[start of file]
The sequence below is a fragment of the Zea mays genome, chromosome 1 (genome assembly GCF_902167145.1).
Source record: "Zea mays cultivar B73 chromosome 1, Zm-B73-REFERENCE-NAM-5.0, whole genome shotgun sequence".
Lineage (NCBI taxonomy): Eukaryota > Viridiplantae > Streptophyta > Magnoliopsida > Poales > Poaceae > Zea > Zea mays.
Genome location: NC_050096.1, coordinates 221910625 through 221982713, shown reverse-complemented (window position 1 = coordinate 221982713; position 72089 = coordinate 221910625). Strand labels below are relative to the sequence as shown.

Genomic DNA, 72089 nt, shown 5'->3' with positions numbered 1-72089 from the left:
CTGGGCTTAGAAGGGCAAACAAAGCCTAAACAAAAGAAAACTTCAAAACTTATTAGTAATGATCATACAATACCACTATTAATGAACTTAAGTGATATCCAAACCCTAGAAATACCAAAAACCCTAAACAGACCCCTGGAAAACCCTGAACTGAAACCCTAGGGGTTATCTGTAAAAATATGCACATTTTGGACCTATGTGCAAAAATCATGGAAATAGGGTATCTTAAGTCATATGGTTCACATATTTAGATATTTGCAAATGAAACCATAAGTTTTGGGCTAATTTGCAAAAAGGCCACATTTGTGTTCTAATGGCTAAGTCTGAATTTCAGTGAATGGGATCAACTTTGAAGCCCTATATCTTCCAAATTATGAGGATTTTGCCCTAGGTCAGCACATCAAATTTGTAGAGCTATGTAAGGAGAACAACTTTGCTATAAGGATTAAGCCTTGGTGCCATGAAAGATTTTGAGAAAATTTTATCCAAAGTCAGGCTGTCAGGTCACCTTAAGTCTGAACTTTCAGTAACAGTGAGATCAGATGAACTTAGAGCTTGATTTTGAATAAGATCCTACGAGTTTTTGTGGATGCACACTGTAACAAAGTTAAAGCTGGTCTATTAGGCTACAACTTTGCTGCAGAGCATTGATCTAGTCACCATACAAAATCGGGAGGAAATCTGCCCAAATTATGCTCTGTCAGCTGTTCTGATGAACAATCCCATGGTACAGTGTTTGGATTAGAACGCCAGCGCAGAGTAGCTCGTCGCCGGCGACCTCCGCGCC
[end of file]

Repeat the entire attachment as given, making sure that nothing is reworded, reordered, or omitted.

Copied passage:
The sequence below is a fragment of the Zea mays genome, chromosome 1 (genome assembly GCF_902167145.1).
Source record: "Zea mays cultivar B73 chromosome 1, Zm-B73-REFERENCE-NAM-5.0, whole genome shotgun sequence".
Lineage (NCBI taxonomy): Eukaryota > Viridiplantae > Streptophyta > Magnoliopsida > Poales > Poaceae > Zea > Zea mays.
Genome location: NC_050096.1, coordinates 221910625 through 221982713, shown reverse-complemented (window position 1 = coordinate 221982713; position 72089 = coordinate 221910625). Strand labels below are relative to the sequence as shown.

Genomic DNA, 72089 nt, shown 5'->3' with positions numbered 1-72089 from the left:
CTGGGCTTAGAAGGGCAAACAAAGCCTAAACAAAAGAAAACTTCAAAACTTATTAGTAATGATCATACAATACCACTATTAATGAACTTAAGTGATATCCAAACCCTAGAAATACCAAAAACCCTAAACAGACCCCTGGAAAACCCTGAACTGAAACCCTAGGGGTTATCTGTAAAAATATGCACATTTTGGACCTATGTGCAAAAATCATGGAAATAGGGTATCTTAAGTCATATGGTTCACATATTTAGATATTTGCAAATGAAACCATAAGTTTTGGGCTAATTTGCAAAAAGGCCACATTTGTGTTCTAATGGCTAAGTCTGAATTTCAGTGAATGGGATCAACTTTGAAGCCCTATATCTTCCAAATTATGAGGATTTTGCCCTAGGTCAGCACATCAAATTTGTAGAGCTATGTAAGGAGAACAACTTTGCTATAAGGATTAAGCCTTGGTGCCATGAAAGATTTTGAGAAAATTTTATCCAAAGTCAGGCTGTCAGGTCACCTTAAGTCTGAACTTTCAGTAACAGTGAGATCAGATGAACTTAGAGCTTGATTTTGAATAAGATCCTACGAGTTTTTGTGGATGCACACTGTAACAAAGTTAAAGCTGGTCTATTAGGCTACAACTTTGCTGCAGAGCATTGATCTAGTCACCATACAAAATCGGGAGGAAATCTGCCCAAATTATGCTCTGTCAGCTGTTCTGATGAACAATCCCATGGTACAGTGTTTGGATTAGAACGCCAGCGCAGAGTAGCTCGTCGCCGGCGACCTCCGCGCC